Local

Here's how to plan your ride home this New Year's

FILE: A police officer speaks to a driver during a  DUI checkpoint on May 23, 2013 in Miami, Florida.
FILE: A police officer speaks to a driver during a DUI checkpoint on May 23, 2013 in Miami, Florida.
Joe Raedle/Getty Images

New Year's Eve is one of the most festive nights of the year, but it can also be one of the most dangerous.

Drunk driving is a big — and common — problem on the roads, and with rain in the forecast for Southern California, it's a reminder to be extra careful.

L.A. Metro is offering free rides on all bus and rail lines between 9 p.m. on New Year's Eve and 2 a.m. on Jan. 1, and service will continue through the night. 

Orange County's bus service will also be free between 6 p.m. and 2:30 a.m. New Year's. All 70 of their lines will participate. You can get more information on specific routes on the county's website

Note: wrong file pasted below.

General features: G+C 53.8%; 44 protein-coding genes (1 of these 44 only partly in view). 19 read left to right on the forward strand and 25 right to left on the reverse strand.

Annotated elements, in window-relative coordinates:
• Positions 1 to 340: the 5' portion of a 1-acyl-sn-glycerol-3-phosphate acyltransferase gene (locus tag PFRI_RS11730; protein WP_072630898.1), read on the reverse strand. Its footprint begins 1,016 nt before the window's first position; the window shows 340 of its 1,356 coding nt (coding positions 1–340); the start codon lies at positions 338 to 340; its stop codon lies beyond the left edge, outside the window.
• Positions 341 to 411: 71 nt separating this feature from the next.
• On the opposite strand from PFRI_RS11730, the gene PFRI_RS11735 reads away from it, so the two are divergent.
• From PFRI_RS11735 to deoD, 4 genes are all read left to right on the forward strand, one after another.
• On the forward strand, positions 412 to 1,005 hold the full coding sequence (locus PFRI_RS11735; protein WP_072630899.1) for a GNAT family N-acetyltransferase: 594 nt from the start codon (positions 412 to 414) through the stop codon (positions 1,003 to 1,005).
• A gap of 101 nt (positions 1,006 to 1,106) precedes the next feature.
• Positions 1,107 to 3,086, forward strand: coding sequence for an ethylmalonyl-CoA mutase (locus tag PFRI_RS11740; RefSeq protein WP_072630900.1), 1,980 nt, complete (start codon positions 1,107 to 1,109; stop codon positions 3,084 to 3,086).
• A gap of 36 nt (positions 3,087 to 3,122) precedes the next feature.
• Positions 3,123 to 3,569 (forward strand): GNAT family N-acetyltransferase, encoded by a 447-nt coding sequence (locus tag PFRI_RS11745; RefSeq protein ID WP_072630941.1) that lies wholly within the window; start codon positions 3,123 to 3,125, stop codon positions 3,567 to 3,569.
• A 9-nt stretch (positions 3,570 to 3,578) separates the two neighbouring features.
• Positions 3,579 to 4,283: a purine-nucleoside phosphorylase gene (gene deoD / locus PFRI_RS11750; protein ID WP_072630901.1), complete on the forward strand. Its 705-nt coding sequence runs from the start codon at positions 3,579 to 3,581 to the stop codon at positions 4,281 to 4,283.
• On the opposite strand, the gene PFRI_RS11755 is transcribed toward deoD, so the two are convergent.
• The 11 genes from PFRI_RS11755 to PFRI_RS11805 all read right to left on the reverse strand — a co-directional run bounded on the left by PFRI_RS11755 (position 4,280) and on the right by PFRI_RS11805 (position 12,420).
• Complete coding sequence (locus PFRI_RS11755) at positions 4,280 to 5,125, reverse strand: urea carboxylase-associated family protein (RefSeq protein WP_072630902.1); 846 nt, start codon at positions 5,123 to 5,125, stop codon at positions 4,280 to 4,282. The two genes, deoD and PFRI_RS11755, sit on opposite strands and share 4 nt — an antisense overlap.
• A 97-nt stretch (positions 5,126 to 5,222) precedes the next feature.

Drunk driving peaks on New Year's Eve between 9 p.m. and 1 a.m., said Patricia Rillera, regional executive director of Mothers Against Drunk Driving (MADD) in Southern California.

"We understand that people will be celebrating and we just want people to make the most important decision of all, and that's really to have a designated driver or a way to get home safely," Rillera said. "It's the one New Year's resolution really that can save a life."

If you're hosting a New Year's Eve party, it's important to plan to help your guests get home safety, Rillera said.

"Most people don't want to be the bad cop, but you could potentially be saving not only your friend's life, but you could be saving the lives of others," Rillera said.

If you're hosting a party:

Over the 2015 Christmas holiday and New Year's Eve last year, 259 people nationwide were killed in drunk driving crashes.

In 2015, more than 10,000 people died in drunk driving crashes and nearly 300,000 people were injured in drunk driving crashes, according to the National Highway Safety Administration.